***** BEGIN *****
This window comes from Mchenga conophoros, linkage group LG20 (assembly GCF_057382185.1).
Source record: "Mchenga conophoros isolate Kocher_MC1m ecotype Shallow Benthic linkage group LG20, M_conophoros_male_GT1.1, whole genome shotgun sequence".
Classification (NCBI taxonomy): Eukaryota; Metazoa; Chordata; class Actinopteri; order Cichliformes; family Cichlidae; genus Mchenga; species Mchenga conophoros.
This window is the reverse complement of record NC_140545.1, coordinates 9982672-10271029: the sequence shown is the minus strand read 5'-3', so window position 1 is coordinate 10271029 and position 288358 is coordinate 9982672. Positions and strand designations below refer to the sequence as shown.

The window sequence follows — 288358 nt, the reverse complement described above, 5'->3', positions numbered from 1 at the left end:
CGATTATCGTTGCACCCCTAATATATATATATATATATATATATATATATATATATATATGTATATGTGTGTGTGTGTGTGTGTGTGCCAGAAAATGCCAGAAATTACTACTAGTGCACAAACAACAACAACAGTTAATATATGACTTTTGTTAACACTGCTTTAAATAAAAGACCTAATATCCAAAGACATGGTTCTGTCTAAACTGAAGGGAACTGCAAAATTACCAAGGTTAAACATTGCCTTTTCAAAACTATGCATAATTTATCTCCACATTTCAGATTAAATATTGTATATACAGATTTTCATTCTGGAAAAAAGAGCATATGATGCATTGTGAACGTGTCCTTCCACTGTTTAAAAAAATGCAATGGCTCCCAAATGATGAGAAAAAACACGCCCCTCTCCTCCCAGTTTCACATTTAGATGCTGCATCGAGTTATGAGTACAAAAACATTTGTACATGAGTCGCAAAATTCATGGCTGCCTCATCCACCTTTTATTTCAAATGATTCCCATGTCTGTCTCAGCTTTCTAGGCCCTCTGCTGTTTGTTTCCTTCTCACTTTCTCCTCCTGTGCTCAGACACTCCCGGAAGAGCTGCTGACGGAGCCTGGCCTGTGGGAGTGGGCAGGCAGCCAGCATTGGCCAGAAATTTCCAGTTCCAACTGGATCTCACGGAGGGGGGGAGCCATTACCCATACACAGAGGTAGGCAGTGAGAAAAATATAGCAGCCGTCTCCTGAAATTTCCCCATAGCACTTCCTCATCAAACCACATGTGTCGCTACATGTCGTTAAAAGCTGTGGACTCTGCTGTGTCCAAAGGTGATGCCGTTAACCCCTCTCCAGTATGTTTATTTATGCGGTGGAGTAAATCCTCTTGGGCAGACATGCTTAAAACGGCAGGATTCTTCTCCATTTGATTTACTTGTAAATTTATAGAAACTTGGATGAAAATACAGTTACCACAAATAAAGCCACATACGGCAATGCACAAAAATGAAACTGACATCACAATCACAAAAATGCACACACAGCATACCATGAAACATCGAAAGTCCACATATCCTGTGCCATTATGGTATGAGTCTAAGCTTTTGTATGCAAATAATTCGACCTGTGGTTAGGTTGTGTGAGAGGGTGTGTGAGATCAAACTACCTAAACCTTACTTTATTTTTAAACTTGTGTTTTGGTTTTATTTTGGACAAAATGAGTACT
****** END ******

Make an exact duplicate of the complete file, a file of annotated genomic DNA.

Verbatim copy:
This window comes from Mchenga conophoros, linkage group LG20 (assembly GCF_057382185.1).
Source record: "Mchenga conophoros isolate Kocher_MC1m ecotype Shallow Benthic linkage group LG20, M_conophoros_male_GT1.1, whole genome shotgun sequence".
Classification (NCBI taxonomy): Eukaryota; Metazoa; Chordata; class Actinopteri; order Cichliformes; family Cichlidae; genus Mchenga; species Mchenga conophoros.
This window is the reverse complement of record NC_140545.1, coordinates 9982672-10271029: the sequence shown is the minus strand read 5'-3', so window position 1 is coordinate 10271029 and position 288358 is coordinate 9982672. Positions and strand designations below refer to the sequence as shown.

The window sequence follows — 288358 nt, the reverse complement described above, 5'->3', positions numbered from 1 at the left end:
CGATTATCGTTGCACCCCTAATATATATATATATATATATATATATATATATATATATATGTATATGTGTGTGTGTGTGTGTGTGTGCCAGAAAATGCCAGAAATTACTACTAGTGCACAAACAACAACAACAGTTAATATATGACTTTTGTTAACACTGCTTTAAATAAAAGACCTAATATCCAAAGACATGGTTCTGTCTAAACTGAAGGGAACTGCAAAATTACCAAGGTTAAACATTGCCTTTTCAAAACTATGCATAATTTATCTCCACATTTCAGATTAAATATTGTATATACAGATTTTCATTCTGGAAAAAAGAGCATATGATGCATTGTGAACGTGTCCTTCCACTGTTTAAAAAAATGCAATGGCTCCCAAATGATGAGAAAAAACACGCCCCTCTCCTCCCAGTTTCACATTTAGATGCTGCATCGAGTTATGAGTACAAAAACATTTGTACATGAGTCGCAAAATTCATGGCTGCCTCATCCACCTTTTATTTCAAATGATTCCCATGTCTGTCTCAGCTTTCTAGGCCCTCTGCTGTTTGTTTCCTTCTCACTTTCTCCTCCTGTGCTCAGACACTCCCGGAAGAGCTGCTGACGGAGCCTGGCCTGTGGGAGTGGGCAGGCAGCCAGCATTGGCCAGAAATTTCCAGTTCCAACTGGATCTCACGGAGGGGGGGAGCCATTACCCATACACAGAGGTAGGCAGTGAGAAAAATATAGCAGCCGTCTCCTGAAATTTCCCCATAGCACTTCCTCATCAAACCACATGTGTCGCTACATGTCGTTAAAAGCTGTGGACTCTGCTGTGTCCAAAGGTGATGCCGTTAACCCCTCTCCAGTATGTTTATTTATGCGGTGGAGTAAATCCTCTTGGGCAGACATGCTTAAAACGGCAGGATTCTTCTCCATTTGATTTACTTGTAAATTTATAGAAACTTGGATGAAAATACAGTTACCACAAATAAAGCCACATACGGCAATGCACAAAAATGAAACTGACATCACAATCACAAAAATGCACACACAGCATACCATGAAACATCGAAAGTCCACATATCCTGTGCCATTATGGTATGAGTCTAAGCTTTTGTATGCAAATAATTCGACCTGTGGTTAGGTTGTGTGAGAGGGTGTGTGAGATCAAACTACCTAAACCTTACTTTATTTTTAAACTTGTGTTTTGGTTTTATTTTGGACAAAATGAGTACT